Iva Abbey, Howard's wife, remembers her as "the best mother-in-law anyone could ever want" and "perfect," and stresses that Mildred was proud of Ed's accomplishments, yet also "always said Ned was just one son." Bill Abbey agrees: "She wrote to me that she was proud of all her kids."[25]

Mildred Abbey had begun teaching school before her marriage, and after raising five children, she returned to teaching, in a first-grade classroom in Plumville. She also attended classes at IUP and did volunteer work for the Meals on Wheels program. After Mildred was killed by a truck in an accident in November 1988, one of her former students, Janice Dembrosky, who had gone on to become a teacher herself, published a moving letter in the Indiana Gazette headlined "Mildred Abbey Touched Many Lives."[26] Just four months before his own death, Ed Abbey described her funeral (the occasion of his final visit home) in his journal:

We buried her, a week before Thanksgiving, in the family plot at Washington Church. A simple ceremony. The preacher read from Isaiah and Ecclesiastes and the 23rd Psalm -- exactly my own preferences. About a hundred people standing about. A chill and windy day, scattered clouds, cold sunshine. We cried. (Confessions, 350)

In their youth, Mildred and Paul Abbey had met on the Indiana-Ernest streetcar in Creekside, where both grew up. Paul Revere Abbey (1901-1992) was born in Donora, southeast of Pittsburgh. He moved to Creekside at age 7, in 1908, after his father, John Abbey, answered an ad to run an experimental alfalfa farm there. In a 1990 interview that was part of a federal folklore project, Paul Abbey remembered: "We had a team of horses and a riding horse and six head of cattle, and he rode the horse and herded the six head of cattle from down below West Newton up to this place here."[27]

Paul Abbey, Ed's father, quoted Walt Whitman from heart and espoused radical political notions his entire adult life.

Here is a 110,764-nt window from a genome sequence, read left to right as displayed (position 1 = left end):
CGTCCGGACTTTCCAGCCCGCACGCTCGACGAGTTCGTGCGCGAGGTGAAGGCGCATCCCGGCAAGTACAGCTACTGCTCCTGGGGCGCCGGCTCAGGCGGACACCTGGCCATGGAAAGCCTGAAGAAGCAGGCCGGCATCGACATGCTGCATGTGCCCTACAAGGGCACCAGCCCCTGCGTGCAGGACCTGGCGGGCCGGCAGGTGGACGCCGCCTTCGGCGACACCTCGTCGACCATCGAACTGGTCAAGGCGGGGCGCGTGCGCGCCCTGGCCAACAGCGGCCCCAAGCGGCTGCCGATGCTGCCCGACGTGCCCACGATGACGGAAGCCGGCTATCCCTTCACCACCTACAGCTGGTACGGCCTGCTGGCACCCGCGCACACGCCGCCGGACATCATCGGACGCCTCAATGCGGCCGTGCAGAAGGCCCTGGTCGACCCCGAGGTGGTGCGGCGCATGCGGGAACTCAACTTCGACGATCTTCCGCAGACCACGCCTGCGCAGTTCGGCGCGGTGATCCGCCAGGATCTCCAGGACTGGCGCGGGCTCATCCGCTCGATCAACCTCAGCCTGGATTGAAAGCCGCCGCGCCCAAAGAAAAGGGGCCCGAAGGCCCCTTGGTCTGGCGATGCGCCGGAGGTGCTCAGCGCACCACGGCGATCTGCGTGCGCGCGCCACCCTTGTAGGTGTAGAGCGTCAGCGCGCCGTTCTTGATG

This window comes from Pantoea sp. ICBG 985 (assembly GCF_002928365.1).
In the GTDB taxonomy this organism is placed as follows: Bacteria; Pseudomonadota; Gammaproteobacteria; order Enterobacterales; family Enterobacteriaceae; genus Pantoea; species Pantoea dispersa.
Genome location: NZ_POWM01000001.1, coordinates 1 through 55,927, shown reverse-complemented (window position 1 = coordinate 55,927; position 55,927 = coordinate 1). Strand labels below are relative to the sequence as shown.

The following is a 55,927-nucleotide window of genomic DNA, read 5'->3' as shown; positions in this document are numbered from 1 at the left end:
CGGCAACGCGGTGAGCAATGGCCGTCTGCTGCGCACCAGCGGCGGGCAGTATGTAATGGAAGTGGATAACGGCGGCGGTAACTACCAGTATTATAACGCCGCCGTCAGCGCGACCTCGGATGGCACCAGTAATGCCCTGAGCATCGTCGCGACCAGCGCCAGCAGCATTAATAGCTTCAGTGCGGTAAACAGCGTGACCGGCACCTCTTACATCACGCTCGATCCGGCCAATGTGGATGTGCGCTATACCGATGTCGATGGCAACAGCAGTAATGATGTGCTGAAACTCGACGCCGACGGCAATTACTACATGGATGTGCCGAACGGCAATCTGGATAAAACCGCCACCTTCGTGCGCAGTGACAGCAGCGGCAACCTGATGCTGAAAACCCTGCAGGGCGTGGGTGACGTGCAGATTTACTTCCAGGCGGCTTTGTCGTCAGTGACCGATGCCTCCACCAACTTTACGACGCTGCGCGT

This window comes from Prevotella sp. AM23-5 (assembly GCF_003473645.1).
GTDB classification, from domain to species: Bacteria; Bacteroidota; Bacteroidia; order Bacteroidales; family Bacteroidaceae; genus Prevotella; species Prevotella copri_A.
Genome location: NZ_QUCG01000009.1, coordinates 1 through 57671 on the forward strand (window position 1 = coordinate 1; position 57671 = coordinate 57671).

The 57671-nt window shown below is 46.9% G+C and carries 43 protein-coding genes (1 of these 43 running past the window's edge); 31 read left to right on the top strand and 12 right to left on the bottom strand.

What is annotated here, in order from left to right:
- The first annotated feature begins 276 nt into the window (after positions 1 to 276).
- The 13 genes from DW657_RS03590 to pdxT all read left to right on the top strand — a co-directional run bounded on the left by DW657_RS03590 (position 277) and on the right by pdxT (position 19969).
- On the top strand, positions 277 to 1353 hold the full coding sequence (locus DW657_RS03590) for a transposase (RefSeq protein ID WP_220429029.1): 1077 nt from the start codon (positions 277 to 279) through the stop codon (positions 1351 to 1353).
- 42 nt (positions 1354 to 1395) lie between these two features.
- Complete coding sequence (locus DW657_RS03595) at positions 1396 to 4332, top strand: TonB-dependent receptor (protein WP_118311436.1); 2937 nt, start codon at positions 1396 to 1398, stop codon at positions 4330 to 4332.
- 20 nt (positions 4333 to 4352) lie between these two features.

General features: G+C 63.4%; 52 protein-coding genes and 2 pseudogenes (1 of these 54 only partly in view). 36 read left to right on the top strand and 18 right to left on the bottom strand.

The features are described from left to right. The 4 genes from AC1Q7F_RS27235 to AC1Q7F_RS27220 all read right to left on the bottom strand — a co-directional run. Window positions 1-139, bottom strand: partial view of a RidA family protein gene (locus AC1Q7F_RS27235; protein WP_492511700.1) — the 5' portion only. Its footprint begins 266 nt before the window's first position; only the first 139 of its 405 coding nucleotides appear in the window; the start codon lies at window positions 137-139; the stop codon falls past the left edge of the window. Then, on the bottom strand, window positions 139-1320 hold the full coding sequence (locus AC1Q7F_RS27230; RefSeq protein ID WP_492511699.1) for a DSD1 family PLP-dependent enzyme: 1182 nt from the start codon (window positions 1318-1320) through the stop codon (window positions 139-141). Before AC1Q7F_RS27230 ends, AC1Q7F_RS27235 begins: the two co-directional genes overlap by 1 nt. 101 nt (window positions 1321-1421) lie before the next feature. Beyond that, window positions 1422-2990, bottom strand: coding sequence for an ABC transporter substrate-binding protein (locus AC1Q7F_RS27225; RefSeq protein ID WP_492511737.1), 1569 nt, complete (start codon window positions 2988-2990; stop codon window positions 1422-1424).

As a young man, Paul pursued many different jobs, as he would continue to do all of his life. He was a steelworker in Ohio, and he spent some time in the West as a ranch hand. His memories and momentos of the West were Ed's earliest boyhood incentives to go West. Paul left school at an early age but carried on a lifelong, voracious self-education. He could quote Whitman from heart, and he became a devoted socialist in one of the most conservative counties in the United States. A tall, slender man and one of the most spunky characters ever seen in Indiana County, Paul Abbey stood out.

Paul's political radicalism rubbed off on his oldest son at an early age. As Betty George recalls, "Indiana was always a Republican county in those days. About 1938, my husband and I took my father and Ned to the New York World's Fair.... And I remember one of the things Ned said he wanted to see was the Russian Pavilion," because his father had told him about it. Later, of course, Ed Abbey rejected his father's socialism in favor of his own developed articulation of anarchism, yet in doing so he was actually following his father's own independent streak from an early age, as Paul Abbey recounted:

Before I was a socialist, I belonged to the KKK. Back in that time, everybody was joining the KKK -- pretty nice guys in there. So, I joined up too -- just a kid, you know. I went to one meeting and I heard the most miserable speech, from the lousiest guy I ever knew, telling us what we should do with the Jews, and the Catholics, and the "niggers." So I didn't stay in the KKK very long. Now I'm a life member of the NAACP.

While Mildred was the daughter of a schoolteacher and principal, C.C. Postlewait, Paul was the son of a poor farmer. Mildred's marriage to Paul, her sister Betty recollects, "was very unpopular with my family. My mother died in June 1925, and Paul and Mildred were married in the fall of that year, I believe. And my father was very unhappy about it and he didn't like Paul. In fact, his idea was that Paul was no good, so far as a husband and a father was concerned, that he wasn't the sort of a person who would make a home and get a job and keep a job."

Paul and Mildred were devoted, independent souls, but they lived a difficult life. Howard Abbey stresses that they nonetheless provided as well as they could for their children, and he remembers dressing as well as his peers and not going hungry. Nancy Abbey however, told me that her mother